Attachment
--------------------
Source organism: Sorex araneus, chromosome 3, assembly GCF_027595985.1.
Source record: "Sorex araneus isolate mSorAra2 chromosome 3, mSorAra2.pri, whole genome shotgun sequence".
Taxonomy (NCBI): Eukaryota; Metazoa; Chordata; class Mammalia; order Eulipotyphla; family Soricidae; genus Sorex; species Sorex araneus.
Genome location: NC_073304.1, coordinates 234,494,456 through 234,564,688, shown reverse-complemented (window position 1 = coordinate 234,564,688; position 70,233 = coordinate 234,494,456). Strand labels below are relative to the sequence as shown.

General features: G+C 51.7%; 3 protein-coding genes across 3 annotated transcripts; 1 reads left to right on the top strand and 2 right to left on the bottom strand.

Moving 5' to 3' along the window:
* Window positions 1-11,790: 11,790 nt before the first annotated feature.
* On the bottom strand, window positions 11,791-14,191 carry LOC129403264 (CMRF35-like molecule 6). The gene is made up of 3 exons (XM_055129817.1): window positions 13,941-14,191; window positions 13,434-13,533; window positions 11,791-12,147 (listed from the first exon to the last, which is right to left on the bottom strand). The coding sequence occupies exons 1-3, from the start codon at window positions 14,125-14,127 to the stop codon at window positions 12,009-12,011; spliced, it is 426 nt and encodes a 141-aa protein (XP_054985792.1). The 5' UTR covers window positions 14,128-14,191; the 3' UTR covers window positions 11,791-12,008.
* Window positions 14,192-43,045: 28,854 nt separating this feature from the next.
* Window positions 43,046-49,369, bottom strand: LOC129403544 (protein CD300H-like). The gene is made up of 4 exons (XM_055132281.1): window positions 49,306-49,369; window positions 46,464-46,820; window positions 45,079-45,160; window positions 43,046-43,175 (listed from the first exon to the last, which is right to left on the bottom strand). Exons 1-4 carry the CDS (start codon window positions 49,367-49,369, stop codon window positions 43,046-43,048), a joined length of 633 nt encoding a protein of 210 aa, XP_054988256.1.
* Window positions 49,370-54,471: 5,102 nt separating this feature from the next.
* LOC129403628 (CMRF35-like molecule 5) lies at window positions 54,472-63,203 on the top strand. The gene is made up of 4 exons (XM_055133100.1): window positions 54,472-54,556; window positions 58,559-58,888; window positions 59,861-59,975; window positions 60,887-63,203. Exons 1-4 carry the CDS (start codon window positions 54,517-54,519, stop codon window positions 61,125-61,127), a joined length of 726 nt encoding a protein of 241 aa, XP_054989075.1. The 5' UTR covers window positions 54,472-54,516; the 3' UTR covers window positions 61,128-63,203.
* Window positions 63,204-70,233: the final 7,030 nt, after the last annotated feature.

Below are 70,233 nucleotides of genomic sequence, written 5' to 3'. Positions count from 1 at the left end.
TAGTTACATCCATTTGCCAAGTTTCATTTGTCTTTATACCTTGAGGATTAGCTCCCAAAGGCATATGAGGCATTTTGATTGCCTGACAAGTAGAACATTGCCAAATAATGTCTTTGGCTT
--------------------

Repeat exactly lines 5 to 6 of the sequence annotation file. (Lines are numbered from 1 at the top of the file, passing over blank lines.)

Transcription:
General features: G+C 51.7%; 3 protein-coding genes across 3 annotated transcripts; 1 reads left to right on the top strand and 2 right to left on the bottom strand.

Moving 5' to 3' along the window: